In addition to the song’s fame, Ely’s incoherent singing also made it one of the most misunderstood. The FBI was so mystified by the hard-to-understand lyrics that it conducted an investigation into whether the song was obscene. They found it to be “unintelligible at any speed.”
Over the years, Ely and other band members attributed the indistinct lyrics to the microphone suspended from the ceiling, forcing Ely to shout up at it. Sean Ely said his father got “quite the kick” out the FBI’s 455-page investigative report. He said his father certainly knew the words, and wasn’t just slurring nonsense.
“Right off his mouth, my father would say: ‘We were initially just going to record the song as an instrumental and at the last minute I decided I’d sing it. It’s all of this is in a 10-by-10 room with one microphone. I’m standing on my tippy toes yelling into the microphone: Louie Louie! Louie Louie! We gotta go!’”
Ely had a falling out with the band shortly after the song was recorded. He later trained horses in Central Oregon and, according to his son, was content with his legacy as a one-hit wonder — a massive one-hit wonder, to be precise.
“He wanted to try on different occasions to pursue other endeavors in the music industry, but I think when it was all done and said he was pretty happy that he did ‘Louie Louie.’”
Associated Press | by Steven DuBois
Jack Ely dies
* * * * *
Suzanne Crough of The Partridge Family Dies
Suzanne J. Crough (March 6, 1963 – April 27, 2015) was an American child actress best known for her role as Tracy Partridge on The Partridge Family.
On The Partridge Family, Crough played Tracy Partridge, the youngest Partridge sibling, who played the tambourine. After The Partridge Family, she made several TV movies and made guest appearances on television shows, including Mulligan’s Stew. Her last credited on-screen role was “Kate” in the 1980 TV movie Children of Divorce.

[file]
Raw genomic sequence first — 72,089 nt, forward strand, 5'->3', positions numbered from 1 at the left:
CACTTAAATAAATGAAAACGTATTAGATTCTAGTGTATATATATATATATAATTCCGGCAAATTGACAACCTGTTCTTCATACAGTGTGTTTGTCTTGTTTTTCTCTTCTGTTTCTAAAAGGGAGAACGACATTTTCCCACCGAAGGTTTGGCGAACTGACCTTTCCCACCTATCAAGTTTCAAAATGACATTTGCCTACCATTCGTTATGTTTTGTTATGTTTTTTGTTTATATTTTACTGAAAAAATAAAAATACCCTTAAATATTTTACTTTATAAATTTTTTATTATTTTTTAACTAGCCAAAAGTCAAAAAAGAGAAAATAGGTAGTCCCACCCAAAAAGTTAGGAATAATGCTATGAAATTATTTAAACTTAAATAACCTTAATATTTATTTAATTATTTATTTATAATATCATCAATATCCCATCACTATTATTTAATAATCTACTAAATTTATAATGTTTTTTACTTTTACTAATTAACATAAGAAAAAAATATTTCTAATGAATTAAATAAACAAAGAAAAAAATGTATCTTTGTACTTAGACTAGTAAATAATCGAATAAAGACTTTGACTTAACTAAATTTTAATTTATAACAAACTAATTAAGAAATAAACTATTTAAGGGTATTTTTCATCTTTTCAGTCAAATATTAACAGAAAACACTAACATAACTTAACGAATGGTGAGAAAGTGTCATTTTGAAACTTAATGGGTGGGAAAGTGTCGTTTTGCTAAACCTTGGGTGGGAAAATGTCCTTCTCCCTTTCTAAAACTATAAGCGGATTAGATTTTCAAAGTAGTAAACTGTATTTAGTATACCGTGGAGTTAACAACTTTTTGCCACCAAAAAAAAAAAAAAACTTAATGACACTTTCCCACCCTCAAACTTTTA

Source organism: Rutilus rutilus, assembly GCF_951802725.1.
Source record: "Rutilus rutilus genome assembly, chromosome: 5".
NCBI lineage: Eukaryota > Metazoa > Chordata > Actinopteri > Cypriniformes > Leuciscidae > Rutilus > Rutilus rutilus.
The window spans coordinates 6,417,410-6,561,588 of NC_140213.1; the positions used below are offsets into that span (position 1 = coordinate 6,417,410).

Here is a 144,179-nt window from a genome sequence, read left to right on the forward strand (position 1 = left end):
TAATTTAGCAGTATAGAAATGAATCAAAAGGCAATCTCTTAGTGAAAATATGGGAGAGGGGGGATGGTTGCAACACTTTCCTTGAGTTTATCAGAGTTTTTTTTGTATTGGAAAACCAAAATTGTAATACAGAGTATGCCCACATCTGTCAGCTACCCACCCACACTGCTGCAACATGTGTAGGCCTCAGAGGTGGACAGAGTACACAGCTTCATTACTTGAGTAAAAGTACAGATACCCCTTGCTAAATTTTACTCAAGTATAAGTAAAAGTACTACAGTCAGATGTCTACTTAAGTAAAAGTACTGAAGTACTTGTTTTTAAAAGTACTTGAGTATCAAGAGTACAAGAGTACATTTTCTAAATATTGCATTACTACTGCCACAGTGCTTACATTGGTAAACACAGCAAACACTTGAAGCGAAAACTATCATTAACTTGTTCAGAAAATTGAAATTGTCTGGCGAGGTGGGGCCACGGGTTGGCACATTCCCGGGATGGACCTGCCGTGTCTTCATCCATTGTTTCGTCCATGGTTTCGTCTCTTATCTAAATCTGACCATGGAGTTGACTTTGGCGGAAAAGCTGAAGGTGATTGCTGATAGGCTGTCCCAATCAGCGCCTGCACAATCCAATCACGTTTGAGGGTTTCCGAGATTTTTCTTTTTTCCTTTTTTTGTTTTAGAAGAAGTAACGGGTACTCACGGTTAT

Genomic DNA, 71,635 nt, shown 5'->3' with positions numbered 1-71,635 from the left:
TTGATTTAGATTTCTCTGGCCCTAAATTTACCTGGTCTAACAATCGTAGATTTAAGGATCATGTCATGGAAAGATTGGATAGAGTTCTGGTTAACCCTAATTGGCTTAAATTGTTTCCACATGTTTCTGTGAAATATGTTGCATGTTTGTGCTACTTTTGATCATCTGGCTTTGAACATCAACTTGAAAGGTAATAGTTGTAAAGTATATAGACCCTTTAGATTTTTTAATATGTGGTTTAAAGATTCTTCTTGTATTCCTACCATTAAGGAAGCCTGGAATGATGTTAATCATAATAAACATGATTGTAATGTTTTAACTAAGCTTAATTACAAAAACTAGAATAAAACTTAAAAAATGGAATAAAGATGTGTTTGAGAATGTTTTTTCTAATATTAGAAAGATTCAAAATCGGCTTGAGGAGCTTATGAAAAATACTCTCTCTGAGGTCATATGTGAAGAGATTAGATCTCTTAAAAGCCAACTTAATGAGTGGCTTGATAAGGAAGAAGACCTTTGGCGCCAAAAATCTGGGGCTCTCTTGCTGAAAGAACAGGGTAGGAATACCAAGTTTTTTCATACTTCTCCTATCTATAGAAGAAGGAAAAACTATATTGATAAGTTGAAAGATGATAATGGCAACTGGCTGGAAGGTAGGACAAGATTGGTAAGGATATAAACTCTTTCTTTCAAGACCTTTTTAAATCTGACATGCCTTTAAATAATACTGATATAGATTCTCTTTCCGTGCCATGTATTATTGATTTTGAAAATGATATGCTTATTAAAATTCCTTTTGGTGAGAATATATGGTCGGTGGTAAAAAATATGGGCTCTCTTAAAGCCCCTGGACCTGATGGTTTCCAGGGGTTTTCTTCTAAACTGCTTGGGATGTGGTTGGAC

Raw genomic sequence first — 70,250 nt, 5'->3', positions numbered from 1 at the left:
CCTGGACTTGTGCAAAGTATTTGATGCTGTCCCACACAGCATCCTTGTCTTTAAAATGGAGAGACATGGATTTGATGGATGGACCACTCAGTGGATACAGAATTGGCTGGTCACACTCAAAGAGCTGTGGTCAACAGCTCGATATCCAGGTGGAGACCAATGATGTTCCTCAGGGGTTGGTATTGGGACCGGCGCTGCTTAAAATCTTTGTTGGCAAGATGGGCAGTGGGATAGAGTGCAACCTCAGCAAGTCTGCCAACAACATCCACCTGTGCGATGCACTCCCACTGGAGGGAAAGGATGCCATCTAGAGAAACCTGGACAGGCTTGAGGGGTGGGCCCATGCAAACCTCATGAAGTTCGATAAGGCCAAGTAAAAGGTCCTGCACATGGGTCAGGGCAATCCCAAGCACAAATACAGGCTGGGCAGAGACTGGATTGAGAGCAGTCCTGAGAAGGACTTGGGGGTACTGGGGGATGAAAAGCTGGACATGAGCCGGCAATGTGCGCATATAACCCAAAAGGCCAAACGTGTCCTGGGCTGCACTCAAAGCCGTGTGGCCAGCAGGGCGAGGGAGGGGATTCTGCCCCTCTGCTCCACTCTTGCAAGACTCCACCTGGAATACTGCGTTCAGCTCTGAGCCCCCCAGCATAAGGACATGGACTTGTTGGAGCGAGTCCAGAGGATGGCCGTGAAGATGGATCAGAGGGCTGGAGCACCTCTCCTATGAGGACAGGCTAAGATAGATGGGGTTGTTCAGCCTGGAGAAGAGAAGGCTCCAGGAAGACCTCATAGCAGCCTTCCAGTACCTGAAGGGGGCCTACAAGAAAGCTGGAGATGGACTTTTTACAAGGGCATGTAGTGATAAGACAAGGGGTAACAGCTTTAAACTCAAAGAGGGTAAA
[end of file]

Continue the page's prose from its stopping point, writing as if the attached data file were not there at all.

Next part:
Crough graduated from Los Angeles Pierce College and until 1993 owned and operated a bookstore. On March 2, 2010, during a reunion interview with several co-stars from The Partridge Family on The Today Show, she stated she was a manager at an Office Max in Bullhead City, Arizona.
Crough died suddenly at her home in Laughlin, Nevada on April 27, 2015, at the age of 52. She was the mother of two daughters, and she and her husband, William Condray, had planned on celebrating their 30th anniversary in July 2015. The cause of death has not yet been determined.
Suzanne Crough dies
* * * * *
Other Notable Musicians’ Deaths…
28: Batyrkhan Shukenov (ru), 52, Kazakh and Russian singer (A-Studio), heart attack.
27: Suzanne Crough, 52, American actress (The Partridge Family); Jack Ely, 71, American singer (“Louie Louie”); Guy LeBlanc, 54, Canadian keyboard player (Nathan Mahl, Camel), kidney cancer; Rolf Smedvig, 62, American classical trumpeter, heart attack.
24: Sid Tepper, 96, American songwriter (“Red Roses for a Blue Lady”).
23: E. M. Subramaniam, 67, Indian Carnatic percussionist.